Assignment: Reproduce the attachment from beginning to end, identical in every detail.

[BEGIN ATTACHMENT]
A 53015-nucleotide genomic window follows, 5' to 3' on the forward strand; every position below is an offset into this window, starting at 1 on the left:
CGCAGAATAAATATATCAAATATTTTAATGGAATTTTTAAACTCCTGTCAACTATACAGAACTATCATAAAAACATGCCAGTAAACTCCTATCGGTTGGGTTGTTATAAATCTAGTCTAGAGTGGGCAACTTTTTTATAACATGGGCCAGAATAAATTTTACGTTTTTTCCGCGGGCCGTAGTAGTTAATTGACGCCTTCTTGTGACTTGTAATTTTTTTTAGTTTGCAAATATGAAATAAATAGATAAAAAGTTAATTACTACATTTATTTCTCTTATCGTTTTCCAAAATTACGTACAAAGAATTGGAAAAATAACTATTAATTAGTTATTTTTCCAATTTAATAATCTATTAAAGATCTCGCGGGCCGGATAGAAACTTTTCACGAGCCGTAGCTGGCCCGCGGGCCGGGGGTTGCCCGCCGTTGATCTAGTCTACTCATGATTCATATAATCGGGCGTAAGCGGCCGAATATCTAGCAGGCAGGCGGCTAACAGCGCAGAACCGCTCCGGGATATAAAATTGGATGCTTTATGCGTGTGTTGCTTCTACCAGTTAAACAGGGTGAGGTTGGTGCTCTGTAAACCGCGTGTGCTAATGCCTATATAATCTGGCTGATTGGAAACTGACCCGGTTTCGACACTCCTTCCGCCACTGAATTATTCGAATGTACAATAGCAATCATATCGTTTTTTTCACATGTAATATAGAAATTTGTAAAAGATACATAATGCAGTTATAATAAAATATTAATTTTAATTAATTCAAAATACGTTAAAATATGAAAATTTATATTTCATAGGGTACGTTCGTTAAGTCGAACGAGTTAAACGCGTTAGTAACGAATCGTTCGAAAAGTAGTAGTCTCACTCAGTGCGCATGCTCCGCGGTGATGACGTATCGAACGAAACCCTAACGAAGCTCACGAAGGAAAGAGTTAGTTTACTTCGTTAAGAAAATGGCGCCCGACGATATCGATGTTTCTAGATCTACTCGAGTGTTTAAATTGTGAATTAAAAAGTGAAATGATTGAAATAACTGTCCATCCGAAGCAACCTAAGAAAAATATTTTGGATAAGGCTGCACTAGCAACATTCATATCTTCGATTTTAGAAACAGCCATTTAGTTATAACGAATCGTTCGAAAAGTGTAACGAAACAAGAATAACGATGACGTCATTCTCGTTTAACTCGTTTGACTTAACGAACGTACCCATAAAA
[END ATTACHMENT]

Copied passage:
A 53015-nucleotide genomic window follows, 5' to 3' on the forward strand; every position below is an offset into this window, starting at 1 on the left:
CGCAGAATAAATATATCAAATATTTTAATGGAATTTTTAAACTCCTGTCAACTATACAGAACTATCATAAAAACATGCCAGTAAACTCCTATCGGTTGGGTTGTTATAAATCTAGTCTAGAGTGGGCAACTTTTTTATAACATGGGCCAGAATAAATTTTACGTTTTTTCCGCGGGCCGTAGTAGTTAATTGACGCCTTCTTGTGACTTGTAATTTTTTTTAGTTTGCAAATATGAAATAAATAGATAAAAAGTTAATTACTACATTTATTTCTCTTATCGTTTTCCAAAATTACGTACAAAGAATTGGAAAAATAACTATTAATTAGTTATTTTTCCAATTTAATAATCTATTAAAGATCTCGCGGGCCGGATAGAAACTTTTCACGAGCCGTAGCTGGCCCGCGGGCCGGGGGTTGCCCGCCGTTGATCTAGTCTACTCATGATTCATATAATCGGGCGTAAGCGGCCGAATATCTAGCAGGCAGGCGGCTAACAGCGCAGAACCGCTCCGGGATATAAAATTGGATGCTTTATGCGTGTGTTGCTTCTACCAGTTAAACAGGGTGAGGTTGGTGCTCTGTAAACCGCGTGTGCTAATGCCTATATAATCTGGCTGATTGGAAACTGACCCGGTTTCGACACTCCTTCCGCCACTGAATTATTCGAATGTACAATAGCAATCATATCGTTTTTTTCACATGTAATATAGAAATTTGTAAAAGATACATAATGCAGTTATAATAAAATATTAATTTTAATTAATTCAAAATACGTTAAAATATGAAAATTTATATTTCATAGGGTACGTTCGTTAAGTCGAACGAGTTAAACGCGTTAGTAACGAATCGTTCGAAAAGTAGTAGTCTCACTCAGTGCGCATGCTCCGCGGTGATGACGTATCGAACGAAACCCTAACGAAGCTCACGAAGGAAAGAGTTAGTTTACTTCGTTAAGAAAATGGCGCCCGACGATATCGATGTTTCTAGATCTACTCGAGTGTTTAAATTGTGAATTAAAAAGTGAAATGATTGAAATAACTGTCCATCCGAAGCAACCTAAGAAAAATATTTTGGATAAGGCTGCACTAGCAACATTCATATCTTCGATTTTAGAAACAGCCATTTAGTTATAACGAATCGTTCGAAAAGTGTAACGAAACAAGAATAACGATGACGTCATTCTCGTTTAACTCGTTTGACTTAACGAACGTACCCATAAAA